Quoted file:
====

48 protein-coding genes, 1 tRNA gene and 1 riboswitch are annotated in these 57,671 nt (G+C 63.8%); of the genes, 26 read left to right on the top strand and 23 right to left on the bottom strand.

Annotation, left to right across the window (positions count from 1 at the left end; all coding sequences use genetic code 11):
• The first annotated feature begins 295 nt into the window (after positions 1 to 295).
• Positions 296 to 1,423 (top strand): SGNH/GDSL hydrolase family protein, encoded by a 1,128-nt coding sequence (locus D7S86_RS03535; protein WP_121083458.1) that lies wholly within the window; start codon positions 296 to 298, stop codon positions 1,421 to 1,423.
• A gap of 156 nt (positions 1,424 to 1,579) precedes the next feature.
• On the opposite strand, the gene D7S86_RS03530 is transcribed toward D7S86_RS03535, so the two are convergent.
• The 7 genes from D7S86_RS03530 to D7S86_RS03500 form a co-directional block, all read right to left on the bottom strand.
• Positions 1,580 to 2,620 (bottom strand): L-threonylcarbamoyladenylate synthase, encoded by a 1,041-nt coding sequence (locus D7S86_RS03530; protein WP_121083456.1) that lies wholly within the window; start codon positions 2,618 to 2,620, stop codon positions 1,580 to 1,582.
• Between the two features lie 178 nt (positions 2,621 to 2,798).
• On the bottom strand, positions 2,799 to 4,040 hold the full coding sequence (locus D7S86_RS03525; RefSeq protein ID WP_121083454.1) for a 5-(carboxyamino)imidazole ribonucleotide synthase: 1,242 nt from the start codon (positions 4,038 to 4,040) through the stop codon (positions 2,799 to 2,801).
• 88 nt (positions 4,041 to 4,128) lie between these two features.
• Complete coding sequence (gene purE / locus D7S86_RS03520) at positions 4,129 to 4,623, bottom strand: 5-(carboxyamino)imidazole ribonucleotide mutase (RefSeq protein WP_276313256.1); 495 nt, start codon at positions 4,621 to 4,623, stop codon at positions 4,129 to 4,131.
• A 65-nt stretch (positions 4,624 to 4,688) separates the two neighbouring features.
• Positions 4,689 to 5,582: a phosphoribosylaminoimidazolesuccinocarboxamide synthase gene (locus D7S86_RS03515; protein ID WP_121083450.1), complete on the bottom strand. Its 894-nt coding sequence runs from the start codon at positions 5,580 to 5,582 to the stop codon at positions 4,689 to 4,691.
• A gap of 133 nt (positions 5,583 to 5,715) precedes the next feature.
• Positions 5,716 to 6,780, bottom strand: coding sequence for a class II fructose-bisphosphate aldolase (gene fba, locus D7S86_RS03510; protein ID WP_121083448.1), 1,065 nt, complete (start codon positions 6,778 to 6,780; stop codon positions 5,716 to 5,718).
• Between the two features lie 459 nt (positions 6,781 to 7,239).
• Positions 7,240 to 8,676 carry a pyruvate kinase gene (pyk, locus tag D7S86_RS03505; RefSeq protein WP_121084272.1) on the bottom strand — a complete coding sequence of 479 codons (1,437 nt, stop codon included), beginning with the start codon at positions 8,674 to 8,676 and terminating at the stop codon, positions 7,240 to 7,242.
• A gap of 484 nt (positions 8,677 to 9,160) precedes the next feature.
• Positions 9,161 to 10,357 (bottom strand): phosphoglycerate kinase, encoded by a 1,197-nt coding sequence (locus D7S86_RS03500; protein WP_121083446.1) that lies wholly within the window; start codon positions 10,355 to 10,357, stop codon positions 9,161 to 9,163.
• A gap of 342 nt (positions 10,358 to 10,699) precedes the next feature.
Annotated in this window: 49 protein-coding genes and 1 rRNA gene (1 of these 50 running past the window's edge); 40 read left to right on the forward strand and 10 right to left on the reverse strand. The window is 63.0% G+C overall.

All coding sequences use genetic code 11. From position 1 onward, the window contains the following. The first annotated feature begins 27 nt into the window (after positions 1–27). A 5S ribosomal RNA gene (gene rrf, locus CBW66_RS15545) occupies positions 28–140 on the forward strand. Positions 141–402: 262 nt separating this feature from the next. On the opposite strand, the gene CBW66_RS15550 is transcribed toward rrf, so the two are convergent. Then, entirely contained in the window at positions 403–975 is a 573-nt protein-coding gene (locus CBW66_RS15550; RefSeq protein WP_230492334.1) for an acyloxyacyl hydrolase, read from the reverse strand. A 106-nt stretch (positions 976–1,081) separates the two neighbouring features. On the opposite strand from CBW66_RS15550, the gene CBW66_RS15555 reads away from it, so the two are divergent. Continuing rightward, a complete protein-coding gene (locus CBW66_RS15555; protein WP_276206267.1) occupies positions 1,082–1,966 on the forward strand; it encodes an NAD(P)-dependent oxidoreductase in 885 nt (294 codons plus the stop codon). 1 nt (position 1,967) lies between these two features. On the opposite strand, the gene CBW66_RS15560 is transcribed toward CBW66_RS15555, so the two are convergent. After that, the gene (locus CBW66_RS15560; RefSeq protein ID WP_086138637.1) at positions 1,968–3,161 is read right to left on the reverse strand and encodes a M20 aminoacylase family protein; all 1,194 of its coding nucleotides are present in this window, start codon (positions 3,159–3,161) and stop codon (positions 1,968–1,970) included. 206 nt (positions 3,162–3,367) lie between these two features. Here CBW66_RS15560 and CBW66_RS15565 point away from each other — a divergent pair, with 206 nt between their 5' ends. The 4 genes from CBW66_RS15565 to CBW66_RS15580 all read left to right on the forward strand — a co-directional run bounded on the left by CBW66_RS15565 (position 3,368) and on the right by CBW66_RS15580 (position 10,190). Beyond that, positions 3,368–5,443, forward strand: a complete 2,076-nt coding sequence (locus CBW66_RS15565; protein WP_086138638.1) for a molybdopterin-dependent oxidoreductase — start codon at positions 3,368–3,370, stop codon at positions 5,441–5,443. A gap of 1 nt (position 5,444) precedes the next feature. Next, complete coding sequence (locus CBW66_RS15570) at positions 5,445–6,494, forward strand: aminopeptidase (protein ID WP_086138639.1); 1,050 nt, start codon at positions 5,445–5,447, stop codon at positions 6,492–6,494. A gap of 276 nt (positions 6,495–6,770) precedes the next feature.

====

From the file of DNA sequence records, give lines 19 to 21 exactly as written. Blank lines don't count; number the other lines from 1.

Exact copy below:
• A gap of 484 nt (positions 8,677 to 9,160) precedes the next feature.
• Positions 9,161 to 10,357 (bottom strand): phosphoglycerate kinase, encoded by a 1,197-nt coding sequence (locus D7S86_RS03500; protein WP_121083446.1) that lies wholly within the window; start codon positions 10,355 to 10,357, stop codon positions 9,161 to 9,163.
• A gap of 342 nt (positions 10,358 to 10,699) precedes the next feature.